The Biotechnology & Biotherapy team, created by Dr. Jacques Mallet and presently directed by Dr. Philippe Ravassard, at the Brain and Spine Institute (ICM), in collaboration with the Pole of Therapeutic Innovation in Neuropsychiatry at the Servier Research Institute, has highlighted a new therapeutic target for the treatment of schizophrenia. It is about a new receptor called “Gpr88” – a protein present on cell surface – and localized exclusively in the brain. Authors show that local inactivation of “Gpr88” normalizes some behaviors altered in a model of schizophrenia. These behaviors are refractory to the current therapies utilized in humans. This work, conducted by Manuela Ingallinesi for her Ph.D. thesis under the scientific direction of Dr. Rolando Meloni, constitutes an important breakthrough in the validation of Gpr88 as a novel therapeutic target as well as an innovative experimental approach for the treatment of schizophrenia. This study has been published August 26th 2014 in Molecular Psychiatry one of the leading journals in psychiatric research.
Schizophrenia, characterized by “positive”, “negative” and “cognitive” symptoms, is a serious and handicapping mental illness affecting about 1% of the population. The current therapies are essentially based on neuroleptics that allow for managing “positive” symptoms such as delusions and hallucinations, as well as “negative” symptoms such as blunted affect and lack of emotions, but are less effective against “cognitive” deficits, characterized by disorganized thinking. Moreover, up to one third of the patients do not respond to these therapies. Therefore, new therapeutic targets are actively sought for improving the treatment of schizophrenia symptoms, particularly cognitive deficits.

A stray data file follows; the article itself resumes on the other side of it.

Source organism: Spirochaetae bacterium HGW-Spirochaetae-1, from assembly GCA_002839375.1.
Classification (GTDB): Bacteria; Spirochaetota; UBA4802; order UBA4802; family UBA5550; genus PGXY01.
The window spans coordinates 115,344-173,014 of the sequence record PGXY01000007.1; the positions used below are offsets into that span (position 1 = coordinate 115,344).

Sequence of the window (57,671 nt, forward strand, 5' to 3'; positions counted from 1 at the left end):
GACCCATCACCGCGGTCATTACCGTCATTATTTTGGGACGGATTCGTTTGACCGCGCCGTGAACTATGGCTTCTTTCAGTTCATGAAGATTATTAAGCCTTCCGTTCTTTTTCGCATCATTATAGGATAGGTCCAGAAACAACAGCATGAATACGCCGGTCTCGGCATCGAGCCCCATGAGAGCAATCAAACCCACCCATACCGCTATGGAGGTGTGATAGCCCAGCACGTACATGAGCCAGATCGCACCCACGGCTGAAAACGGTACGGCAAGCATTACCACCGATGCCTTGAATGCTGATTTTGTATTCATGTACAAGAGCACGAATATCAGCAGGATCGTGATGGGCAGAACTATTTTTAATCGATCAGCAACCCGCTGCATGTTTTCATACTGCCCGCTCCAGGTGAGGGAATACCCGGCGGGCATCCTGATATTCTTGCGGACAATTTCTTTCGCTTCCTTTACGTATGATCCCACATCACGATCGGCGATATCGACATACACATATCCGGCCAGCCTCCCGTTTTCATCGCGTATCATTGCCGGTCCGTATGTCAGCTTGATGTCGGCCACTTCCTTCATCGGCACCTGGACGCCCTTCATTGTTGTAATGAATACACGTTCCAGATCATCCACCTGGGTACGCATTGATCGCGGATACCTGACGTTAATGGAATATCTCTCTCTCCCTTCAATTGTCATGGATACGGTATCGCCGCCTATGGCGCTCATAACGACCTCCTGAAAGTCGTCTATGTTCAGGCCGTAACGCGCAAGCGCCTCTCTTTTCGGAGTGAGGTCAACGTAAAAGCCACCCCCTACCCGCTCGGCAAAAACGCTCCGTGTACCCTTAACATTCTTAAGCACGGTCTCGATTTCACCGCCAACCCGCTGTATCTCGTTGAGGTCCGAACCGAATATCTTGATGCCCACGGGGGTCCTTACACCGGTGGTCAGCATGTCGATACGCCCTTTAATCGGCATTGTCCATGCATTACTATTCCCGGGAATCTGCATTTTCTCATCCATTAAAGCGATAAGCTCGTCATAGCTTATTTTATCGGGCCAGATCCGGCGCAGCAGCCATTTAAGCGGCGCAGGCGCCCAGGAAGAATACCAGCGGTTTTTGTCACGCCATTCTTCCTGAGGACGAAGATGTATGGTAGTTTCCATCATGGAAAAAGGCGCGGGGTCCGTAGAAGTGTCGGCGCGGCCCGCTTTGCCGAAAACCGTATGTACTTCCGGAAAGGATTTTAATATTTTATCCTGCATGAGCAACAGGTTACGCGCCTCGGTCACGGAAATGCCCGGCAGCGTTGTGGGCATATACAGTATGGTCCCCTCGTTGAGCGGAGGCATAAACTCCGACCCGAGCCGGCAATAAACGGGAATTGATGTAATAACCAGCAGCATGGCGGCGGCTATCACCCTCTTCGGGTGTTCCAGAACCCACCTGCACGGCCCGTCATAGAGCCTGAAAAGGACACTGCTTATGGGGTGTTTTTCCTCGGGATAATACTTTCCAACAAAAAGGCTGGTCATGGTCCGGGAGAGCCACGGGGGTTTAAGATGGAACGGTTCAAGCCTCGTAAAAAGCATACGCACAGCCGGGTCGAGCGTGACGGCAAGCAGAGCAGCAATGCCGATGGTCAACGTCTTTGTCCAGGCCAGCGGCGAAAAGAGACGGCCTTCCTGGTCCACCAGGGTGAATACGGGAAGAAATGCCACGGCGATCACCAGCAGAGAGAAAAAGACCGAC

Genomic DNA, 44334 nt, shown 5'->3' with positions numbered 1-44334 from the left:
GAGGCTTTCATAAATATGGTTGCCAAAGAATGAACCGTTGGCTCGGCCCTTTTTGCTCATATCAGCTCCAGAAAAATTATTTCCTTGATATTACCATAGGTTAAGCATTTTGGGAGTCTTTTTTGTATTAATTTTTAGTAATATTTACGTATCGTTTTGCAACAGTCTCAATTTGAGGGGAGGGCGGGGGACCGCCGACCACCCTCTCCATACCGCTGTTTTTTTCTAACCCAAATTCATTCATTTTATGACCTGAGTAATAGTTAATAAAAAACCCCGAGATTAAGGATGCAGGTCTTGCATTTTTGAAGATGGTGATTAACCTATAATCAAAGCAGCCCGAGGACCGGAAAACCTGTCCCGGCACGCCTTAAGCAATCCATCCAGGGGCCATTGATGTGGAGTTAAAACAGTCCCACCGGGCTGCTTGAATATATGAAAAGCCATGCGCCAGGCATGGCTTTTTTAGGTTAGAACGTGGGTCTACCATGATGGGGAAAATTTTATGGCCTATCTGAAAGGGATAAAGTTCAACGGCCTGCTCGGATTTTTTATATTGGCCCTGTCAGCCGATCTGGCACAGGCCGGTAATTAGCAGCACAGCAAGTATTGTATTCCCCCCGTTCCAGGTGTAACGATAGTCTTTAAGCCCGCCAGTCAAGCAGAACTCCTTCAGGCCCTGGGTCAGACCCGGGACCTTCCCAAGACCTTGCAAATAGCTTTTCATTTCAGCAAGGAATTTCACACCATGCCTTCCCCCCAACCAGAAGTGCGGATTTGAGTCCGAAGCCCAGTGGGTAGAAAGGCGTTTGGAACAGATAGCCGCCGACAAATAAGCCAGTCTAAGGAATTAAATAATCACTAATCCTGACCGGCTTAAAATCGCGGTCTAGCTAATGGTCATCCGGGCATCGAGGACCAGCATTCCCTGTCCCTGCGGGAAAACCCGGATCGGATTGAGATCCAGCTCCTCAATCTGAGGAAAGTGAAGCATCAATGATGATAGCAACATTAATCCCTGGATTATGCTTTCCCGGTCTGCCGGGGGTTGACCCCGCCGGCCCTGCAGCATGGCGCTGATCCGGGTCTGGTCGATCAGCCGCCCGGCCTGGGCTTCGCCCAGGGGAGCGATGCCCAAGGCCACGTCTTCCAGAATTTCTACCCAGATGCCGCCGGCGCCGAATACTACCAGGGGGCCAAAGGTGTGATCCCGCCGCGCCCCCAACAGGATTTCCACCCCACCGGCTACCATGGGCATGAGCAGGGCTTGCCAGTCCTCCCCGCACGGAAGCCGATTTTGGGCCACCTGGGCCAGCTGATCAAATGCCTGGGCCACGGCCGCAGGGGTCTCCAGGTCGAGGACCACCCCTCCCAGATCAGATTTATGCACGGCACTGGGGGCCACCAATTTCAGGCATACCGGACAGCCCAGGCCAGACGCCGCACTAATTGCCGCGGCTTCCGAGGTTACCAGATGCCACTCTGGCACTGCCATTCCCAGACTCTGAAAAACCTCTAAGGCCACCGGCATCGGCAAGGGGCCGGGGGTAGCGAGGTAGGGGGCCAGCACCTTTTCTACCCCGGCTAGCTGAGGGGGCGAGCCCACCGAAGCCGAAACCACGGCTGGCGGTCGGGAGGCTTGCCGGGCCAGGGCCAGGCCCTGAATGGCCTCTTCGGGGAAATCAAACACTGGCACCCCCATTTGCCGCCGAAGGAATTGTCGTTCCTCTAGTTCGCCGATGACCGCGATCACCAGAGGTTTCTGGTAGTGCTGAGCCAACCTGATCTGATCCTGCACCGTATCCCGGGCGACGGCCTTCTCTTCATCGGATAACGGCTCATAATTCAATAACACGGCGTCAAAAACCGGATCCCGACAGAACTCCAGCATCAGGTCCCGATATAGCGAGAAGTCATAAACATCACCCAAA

“Gpr88” is a receptor (a protein present on cell surface) with an unknown role that is expressed almost exclusively in the Striatum, a brain structure deeply implicated in neuropsychiatric diseases. The interest of the Biotechnology and Biotherapy team for Gpr88 stems from the work of Drs Meloni and Mallet in psychiatric genetic showing that the gene coding for Gpr88 is associated as a risk factor with schizophrenia. To address the biological basis of this association, Dr. Meloni and his collaborators have assessed the role of Gpr88 using a rat model of schizophrenia.
The researchers show that local inactivation of this protein in the Nucleus Accumbens (a brain structure, localized in the ventral part of the Striatum, whose function is deeply altered in the course of schizophrenia) significantly reduces the behavioral alterations associated to the schizophrenia model. Notably, a normal behavior in a social cognition test is reestablished by the inactivation of Gpr88 in the Nucleus Accumbens.
These results, which have just been published in the scientific review Molecular Psychiatry, show that Gpr88 is a novel potential therapeutic target of great interest for the treatment of schizophrenia. It is for the ICM and its researchers a new hope for the development of novel treatments that may take care of the cognitive deficits refractory to the currently used drugs.
Scientific article: Ingallinesi et al., Local inactivation of Gpr88 in the Nucleus Accumbens attenuates behavioral deficits elicited by the neonatal administration of phencyclidine in rats, Molecular Psychiatry (online publication, 26 August 2014) Link to the publication
In the center: coronal section of rat’s brain showing (red box) the region of the Nucleus Accumbens (NAcc) in the Striatum (STR) where the protein Gpr88 is inhibited – Ctx: cerebral cortex. In the left: magnification of the red box area with a fluorescent microscope showing in green the region of the Nucleus Accumbens where Gpr88 is inhibited and in red the remaining Striatum still expressing Gpr88. In the right: localization of the regions mentioned in a see- through reproduction of the human brain.